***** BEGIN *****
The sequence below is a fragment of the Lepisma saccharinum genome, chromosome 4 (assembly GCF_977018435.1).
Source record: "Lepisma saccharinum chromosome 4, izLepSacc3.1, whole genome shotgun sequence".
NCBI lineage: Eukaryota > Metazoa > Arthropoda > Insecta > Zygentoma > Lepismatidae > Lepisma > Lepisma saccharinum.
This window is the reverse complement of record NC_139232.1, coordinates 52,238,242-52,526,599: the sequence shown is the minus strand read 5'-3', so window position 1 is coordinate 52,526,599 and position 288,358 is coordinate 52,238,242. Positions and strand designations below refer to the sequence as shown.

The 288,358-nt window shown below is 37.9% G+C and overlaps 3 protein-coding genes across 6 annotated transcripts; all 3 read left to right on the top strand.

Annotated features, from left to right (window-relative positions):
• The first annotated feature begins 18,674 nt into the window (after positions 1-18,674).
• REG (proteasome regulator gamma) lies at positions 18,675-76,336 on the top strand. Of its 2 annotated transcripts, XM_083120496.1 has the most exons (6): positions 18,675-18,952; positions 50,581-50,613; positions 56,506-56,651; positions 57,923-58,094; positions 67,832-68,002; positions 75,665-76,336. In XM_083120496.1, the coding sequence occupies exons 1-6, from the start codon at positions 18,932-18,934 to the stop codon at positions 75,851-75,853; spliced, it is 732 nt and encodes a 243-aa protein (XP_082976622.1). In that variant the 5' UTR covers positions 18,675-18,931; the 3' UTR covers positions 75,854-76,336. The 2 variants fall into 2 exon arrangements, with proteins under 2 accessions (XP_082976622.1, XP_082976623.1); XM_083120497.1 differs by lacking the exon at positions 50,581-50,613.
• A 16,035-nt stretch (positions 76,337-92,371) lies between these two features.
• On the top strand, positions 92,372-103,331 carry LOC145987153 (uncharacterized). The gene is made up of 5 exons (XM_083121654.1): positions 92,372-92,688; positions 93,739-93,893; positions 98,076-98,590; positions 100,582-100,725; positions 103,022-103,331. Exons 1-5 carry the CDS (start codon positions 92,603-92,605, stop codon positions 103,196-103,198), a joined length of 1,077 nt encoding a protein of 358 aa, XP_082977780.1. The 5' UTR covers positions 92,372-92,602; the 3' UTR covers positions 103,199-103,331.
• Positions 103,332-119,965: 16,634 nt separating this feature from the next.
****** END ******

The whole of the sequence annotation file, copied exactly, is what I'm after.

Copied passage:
The sequence below is a fragment of the Lepisma saccharinum genome, chromosome 4 (assembly GCF_977018435.1).
Source record: "Lepisma saccharinum chromosome 4, izLepSacc3.1, whole genome shotgun sequence".
NCBI lineage: Eukaryota > Metazoa > Arthropoda > Insecta > Zygentoma > Lepismatidae > Lepisma > Lepisma saccharinum.
This window is the reverse complement of record NC_139232.1, coordinates 52,238,242-52,526,599: the sequence shown is the minus strand read 5'-3', so window position 1 is coordinate 52,526,599 and position 288,358 is coordinate 52,238,242. Positions and strand designations below refer to the sequence as shown.

The 288,358-nt window shown below is 37.9% G+C and overlaps 3 protein-coding genes across 6 annotated transcripts; all 3 read left to right on the top strand.

Annotated features, from left to right (window-relative positions):
• The first annotated feature begins 18,674 nt into the window (after positions 1-18,674).
• REG (proteasome regulator gamma) lies at positions 18,675-76,336 on the top strand. Of its 2 annotated transcripts, XM_083120496.1 has the most exons (6): positions 18,675-18,952; positions 50,581-50,613; positions 56,506-56,651; positions 57,923-58,094; positions 67,832-68,002; positions 75,665-76,336. In XM_083120496.1, the coding sequence occupies exons 1-6, from the start codon at positions 18,932-18,934 to the stop codon at positions 75,851-75,853; spliced, it is 732 nt and encodes a 243-aa protein (XP_082976622.1). In that variant the 5' UTR covers positions 18,675-18,931; the 3' UTR covers positions 75,854-76,336. The 2 variants fall into 2 exon arrangements, with proteins under 2 accessions (XP_082976622.1, XP_082976623.1); XM_083120497.1 differs by lacking the exon at positions 50,581-50,613.
• A 16,035-nt stretch (positions 76,337-92,371) lies between these two features.
• On the top strand, positions 92,372-103,331 carry LOC145987153 (uncharacterized). The gene is made up of 5 exons (XM_083121654.1): positions 92,372-92,688; positions 93,739-93,893; positions 98,076-98,590; positions 100,582-100,725; positions 103,022-103,331. Exons 1-5 carry the CDS (start codon positions 92,603-92,605, stop codon positions 103,196-103,198), a joined length of 1,077 nt encoding a protein of 358 aa, XP_082977780.1. The 5' UTR covers positions 92,372-92,602; the 3' UTR covers positions 103,199-103,331.
• Positions 103,332-119,965: 16,634 nt separating this feature from the next.